Cynthia Burroughs signing
By Ryan Hanchett
Published in Sports on June 16, 2009 1:47 PM
PIKEVILLE -- One of Wayne County's most successful softball players will take her game to Wilson County next spring.
Charles B. Aycock standout Cynthia Burroughs has signed a national letter-of-intent to attend Barton College.
"I was interested in staying close to home and Barton just felt right," said Burroughs, a right-handed hurler. "My dad and I had gone up there and watched a game, took a tour of the campus and we both enjoyed it."
Despite winning two state championships at Wayne Christian, Burroughs acknowledged that her recruiting did not really pick up until her senior season with the Golden Falcons.
A midseason game against Wilson Hunt proved to be a pivotal moment in Burroughs' college selection process.
"I had some interest from Peace College and a few schools out of state but Barton was the school that best fit for me," said Burroughs. "After the game at Hunt, coach Sheryl Neff introduced herself and we talked for a while about maybe having an opportunity to play at the next level."
Burroughs' big-game experience added another dimension to head coach Brad Matthews' already talented squad. In Burroughs' starts, the Golden Falcons compiled a 14-3 record. C.B. Aycock advanced to the final four at Walnut Creek in the N.C. High School Athletic Association 3-A playoffs.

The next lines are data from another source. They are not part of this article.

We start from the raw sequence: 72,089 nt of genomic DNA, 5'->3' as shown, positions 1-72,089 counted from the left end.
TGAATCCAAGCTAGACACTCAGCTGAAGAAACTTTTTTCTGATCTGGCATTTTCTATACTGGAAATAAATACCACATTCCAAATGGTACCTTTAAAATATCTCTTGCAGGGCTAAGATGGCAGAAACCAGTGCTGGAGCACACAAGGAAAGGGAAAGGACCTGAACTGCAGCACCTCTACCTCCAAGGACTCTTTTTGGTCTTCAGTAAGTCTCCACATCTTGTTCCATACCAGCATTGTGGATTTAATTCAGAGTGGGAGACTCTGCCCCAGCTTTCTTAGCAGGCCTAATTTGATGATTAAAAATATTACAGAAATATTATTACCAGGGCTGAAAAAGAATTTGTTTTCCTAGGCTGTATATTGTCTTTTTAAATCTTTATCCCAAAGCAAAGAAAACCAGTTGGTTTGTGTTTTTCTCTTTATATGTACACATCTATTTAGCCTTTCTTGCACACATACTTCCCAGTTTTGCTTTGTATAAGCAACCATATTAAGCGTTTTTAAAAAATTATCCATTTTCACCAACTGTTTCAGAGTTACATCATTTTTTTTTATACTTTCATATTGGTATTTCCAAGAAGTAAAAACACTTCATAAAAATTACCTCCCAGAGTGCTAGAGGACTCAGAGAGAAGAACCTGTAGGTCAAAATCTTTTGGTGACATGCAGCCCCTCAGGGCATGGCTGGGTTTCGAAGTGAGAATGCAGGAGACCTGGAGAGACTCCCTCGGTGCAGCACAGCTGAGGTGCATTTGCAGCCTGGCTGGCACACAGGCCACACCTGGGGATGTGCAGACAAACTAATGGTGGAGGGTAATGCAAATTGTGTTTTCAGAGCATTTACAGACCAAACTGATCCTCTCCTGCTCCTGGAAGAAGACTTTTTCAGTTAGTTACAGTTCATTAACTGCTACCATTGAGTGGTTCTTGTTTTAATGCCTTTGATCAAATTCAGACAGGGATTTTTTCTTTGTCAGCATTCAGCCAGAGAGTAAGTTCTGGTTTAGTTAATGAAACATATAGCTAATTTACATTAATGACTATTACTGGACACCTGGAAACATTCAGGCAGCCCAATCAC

Standing tall in the clutch is one attribute that Burroughs, an all-Eastern Carolina Conference selection, will bring to the pitcher's circle for the Bulldogs in Conference Carolinas play.
"I think that's the biggest part of my game that will carry over to college," said Burroughs. "I get in the zone and I have another level where I get focused and step it up."
When she is not hurling her signature fastball, Matthews anticipates the Bulldogs finding a spot for Burroughs in the field thanks to her strong offensive game and defensive versatility.
"Cynthia is such a good stick that she will find a way on to the field," said Matthews. "She can play infield and outfield as well as pitch. There aren't many things that she can't do."
Burroughs did point out that one major change from the pitching rubber in Pikeville to the slab in Wilson will be the distance difference. College hurlers throw from 43 feet compared to 40 feet at the high school level.
"I have played in some showcase tournaments and pitched at 43 feet," said Burroughs, the daughter of Nick and Kim Burroughs of Pikeville. "The biggest adjustment is on my drop curve. I throw it at 43 feet and it drops on the plate so I need to figure out the extra three feet."
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